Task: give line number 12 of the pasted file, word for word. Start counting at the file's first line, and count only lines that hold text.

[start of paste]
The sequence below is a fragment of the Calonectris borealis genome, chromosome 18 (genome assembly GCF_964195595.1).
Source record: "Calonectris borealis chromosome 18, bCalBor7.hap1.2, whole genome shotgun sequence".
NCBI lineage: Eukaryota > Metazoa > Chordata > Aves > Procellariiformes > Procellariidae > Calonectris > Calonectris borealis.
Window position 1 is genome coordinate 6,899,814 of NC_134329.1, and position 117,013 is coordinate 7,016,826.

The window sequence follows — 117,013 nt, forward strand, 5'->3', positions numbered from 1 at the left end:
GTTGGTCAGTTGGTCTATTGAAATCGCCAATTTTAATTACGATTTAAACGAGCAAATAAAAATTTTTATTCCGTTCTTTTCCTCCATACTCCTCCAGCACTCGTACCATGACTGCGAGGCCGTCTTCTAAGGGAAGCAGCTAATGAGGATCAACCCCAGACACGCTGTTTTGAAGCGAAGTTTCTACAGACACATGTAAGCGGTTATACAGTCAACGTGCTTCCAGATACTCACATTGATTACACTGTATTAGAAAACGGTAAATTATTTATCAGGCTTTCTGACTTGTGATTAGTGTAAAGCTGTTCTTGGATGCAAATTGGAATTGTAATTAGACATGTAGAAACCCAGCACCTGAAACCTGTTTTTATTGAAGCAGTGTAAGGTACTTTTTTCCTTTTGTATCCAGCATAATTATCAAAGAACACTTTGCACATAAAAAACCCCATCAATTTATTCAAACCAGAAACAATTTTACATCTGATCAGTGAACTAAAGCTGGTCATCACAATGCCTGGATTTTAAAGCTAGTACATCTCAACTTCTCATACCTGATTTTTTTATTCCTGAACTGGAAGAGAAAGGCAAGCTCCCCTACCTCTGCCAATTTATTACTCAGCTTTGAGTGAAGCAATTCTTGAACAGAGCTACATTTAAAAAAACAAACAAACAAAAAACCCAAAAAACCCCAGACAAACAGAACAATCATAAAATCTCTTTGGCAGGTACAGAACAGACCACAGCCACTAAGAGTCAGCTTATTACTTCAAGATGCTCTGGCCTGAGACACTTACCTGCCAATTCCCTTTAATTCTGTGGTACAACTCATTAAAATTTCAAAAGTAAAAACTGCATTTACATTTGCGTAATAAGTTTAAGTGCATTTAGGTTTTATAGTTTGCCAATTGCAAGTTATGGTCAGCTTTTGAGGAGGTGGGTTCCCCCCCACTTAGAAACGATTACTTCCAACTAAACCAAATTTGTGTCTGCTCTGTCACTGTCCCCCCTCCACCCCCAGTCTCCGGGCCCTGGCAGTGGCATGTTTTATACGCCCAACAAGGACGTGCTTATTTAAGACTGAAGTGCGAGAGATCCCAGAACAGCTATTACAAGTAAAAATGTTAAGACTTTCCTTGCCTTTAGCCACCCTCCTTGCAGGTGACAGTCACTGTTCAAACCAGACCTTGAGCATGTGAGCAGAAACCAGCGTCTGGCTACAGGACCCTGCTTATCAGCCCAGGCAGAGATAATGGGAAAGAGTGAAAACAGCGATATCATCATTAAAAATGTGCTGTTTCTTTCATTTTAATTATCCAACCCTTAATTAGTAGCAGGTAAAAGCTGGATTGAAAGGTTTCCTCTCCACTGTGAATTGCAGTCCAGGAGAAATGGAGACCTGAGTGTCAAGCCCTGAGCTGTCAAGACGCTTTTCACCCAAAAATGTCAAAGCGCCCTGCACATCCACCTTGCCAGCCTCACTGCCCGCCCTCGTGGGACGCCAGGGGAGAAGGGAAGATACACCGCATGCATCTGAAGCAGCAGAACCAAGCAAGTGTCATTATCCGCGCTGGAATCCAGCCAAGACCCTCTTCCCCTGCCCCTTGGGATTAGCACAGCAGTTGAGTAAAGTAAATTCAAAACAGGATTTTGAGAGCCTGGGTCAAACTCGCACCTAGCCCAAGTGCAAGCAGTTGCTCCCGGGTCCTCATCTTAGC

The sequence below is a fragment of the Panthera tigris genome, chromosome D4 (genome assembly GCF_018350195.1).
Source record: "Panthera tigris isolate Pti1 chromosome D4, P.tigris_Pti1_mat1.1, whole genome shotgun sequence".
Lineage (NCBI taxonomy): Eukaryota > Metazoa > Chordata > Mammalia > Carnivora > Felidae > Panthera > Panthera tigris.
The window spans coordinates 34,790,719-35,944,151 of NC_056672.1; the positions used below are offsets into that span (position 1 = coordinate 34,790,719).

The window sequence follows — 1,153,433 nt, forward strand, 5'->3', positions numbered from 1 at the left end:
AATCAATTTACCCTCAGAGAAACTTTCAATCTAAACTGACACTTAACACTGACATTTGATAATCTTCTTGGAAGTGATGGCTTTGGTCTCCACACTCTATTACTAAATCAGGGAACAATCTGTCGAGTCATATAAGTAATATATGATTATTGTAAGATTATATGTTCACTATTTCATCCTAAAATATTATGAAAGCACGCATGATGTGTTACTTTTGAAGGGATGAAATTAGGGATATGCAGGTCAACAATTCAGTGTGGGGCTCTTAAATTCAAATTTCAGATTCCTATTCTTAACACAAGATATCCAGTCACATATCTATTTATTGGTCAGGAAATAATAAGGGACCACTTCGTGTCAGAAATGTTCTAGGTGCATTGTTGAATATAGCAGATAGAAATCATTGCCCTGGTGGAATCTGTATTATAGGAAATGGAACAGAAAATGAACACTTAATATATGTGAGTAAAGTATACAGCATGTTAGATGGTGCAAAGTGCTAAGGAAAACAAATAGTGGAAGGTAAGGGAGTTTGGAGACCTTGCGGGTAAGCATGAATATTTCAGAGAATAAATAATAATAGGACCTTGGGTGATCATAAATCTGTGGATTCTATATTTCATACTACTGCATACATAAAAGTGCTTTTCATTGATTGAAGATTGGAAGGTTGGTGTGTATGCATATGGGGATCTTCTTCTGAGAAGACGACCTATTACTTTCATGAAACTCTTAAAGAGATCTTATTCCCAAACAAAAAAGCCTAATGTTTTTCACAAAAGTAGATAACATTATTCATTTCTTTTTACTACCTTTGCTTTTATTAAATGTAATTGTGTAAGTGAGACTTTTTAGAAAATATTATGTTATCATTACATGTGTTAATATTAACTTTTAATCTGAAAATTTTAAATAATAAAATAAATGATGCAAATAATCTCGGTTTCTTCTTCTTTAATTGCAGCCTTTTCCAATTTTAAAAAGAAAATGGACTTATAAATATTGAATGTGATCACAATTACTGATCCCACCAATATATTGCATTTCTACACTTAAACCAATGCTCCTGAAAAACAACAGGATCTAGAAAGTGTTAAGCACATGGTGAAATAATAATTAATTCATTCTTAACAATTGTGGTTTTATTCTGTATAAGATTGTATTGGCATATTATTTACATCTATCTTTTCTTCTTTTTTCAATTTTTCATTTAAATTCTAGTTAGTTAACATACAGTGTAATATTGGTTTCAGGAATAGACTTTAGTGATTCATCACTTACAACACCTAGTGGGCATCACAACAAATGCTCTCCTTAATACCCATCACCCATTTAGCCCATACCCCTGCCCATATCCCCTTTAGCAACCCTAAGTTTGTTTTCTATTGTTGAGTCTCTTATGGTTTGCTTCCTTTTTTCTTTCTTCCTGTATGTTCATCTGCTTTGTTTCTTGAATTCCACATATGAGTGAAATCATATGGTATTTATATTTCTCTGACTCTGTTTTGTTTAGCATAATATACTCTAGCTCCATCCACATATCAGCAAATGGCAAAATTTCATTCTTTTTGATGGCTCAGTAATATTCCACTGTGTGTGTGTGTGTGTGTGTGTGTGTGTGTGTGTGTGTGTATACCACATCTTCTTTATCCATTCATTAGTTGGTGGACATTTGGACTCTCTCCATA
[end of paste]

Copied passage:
AATCAATTTACCCTCAGAGAAACTTTCAATCTAAACTGACACTTAACACTGACATTTGATAATCTTCTTGGAAGTGATGGCTTTGGTCTCCACACTCTATTACTAAATCAGGGAACAATCTGTCGAGTCATATAAGTAATATATGATTATTGTAAGATTATATGTTCACTATTTCATCCTAAAATATTATGAAAGCACGCATGATGTGTTACTTTTGAAGGGATGAAATTAGGGATATGCAGGTCAACAATTCAGTGTGGGGCTCTTAAATTCAAATTTCAGATTCCTATTCTTAACACAAGATATCCAGTCACATATCTATTTATTGGTCAGGAAATAATAAGGGACCACTTCGTGTCAGAAATGTTCTAGGTGCATTGTTGAATATAGCAGATAGAAATCATTGCCCTGGTGGAATCTGTATTATAGGAAATGGAACAGAAAATGAACACTTAATATATGTGAGTAAAGTATACAGCATGTTAGATGGTGCAAAGTGCTAAGGAAAACAAATAGTGGAAGGTAAGGGAGTTTGGAGACCTTGCGGGTAAGCATGAATATTTCAGAGAATAAATAATAATAGGACCTTGGGTGATCATAAATCTGTGGATTCTATATTTCATACTACTGCATACATAAAAGTGCTTTTCATTGATTGAAGATTGGAAGGTTGGTGTGTATGCATATGGGGATCTTCTTCTGAGAAGACGACCTATTACTTTCATGAAACTCTTAAAGAGATCTTATTCCCAAACAAAAAAGCCTAATGTTTTTCACAAAAGTAGATAACATTATTCATTTCTTTTTACTACCTTTGCTTTTATTAAATGTAATTGTGTAAGTGAGACTTTTTAGAAAATATTATGTTATCATTACATGTGTTAATATTAACTTTTAATCTGAAAATTTTAAATAATAAAATAAATGATGCAAATAATCTCGGTTTCTTCTTCTTTAATTGCAGCCTTTTCCAATTTTAAAAAGAAAATGGACTTATAAATATTGAATGTGATCACAATTACTGATCCCACCAATATATTGCATTTCTACACTTAAACCAATGCTCCTGAAAAACAACAGGATCTAGAAAGTGTTAAGCACATGGTGAAATAATAATTAATTCATTCTTAACAATTGTGGTTTTATTCTGTATAAGATTGTATTGGCATATTATTTACATCTATCTTTTCTTCTTTTTTCAATTTTTCATTTAAATTCTAGTTAGTTAACATACAGTGTAATATTGGTTTCAGGAATAGACTTTAGTGATTCATCACTTACAACACCTAGTGGGCATCACAACAAATGCTCTCCTTAATACCCATCACCCATTTAGCCCATACCCCTGCCCATATCCCCTTTAGCAACCCTAAGTTTGTTTTCTATTGTTGAGTCTCTTATGGTTTGCTTCCTTTTTTCTTTCTTCCTGTATGTTCATCTGCTTTGTTTCTTGAATTCCACATATGAGTGAAATCATATGGTATTTATATTTCTCTGACTCTGTTTTGTTTAGCATAATATACTCTAGCTCCATCCACATATCAGCAAATGGCAAAATTTCATTCTTTTTGATGGCTCAGTAATATTCCACTGTGTGTGTGTGTGTGTGTGTGTGTGTGTGTGTGTGTGTGTATACCACATCTTCTTTATCCATTCATTAGTTGGTGGACATTTGGACTCTCTCCATA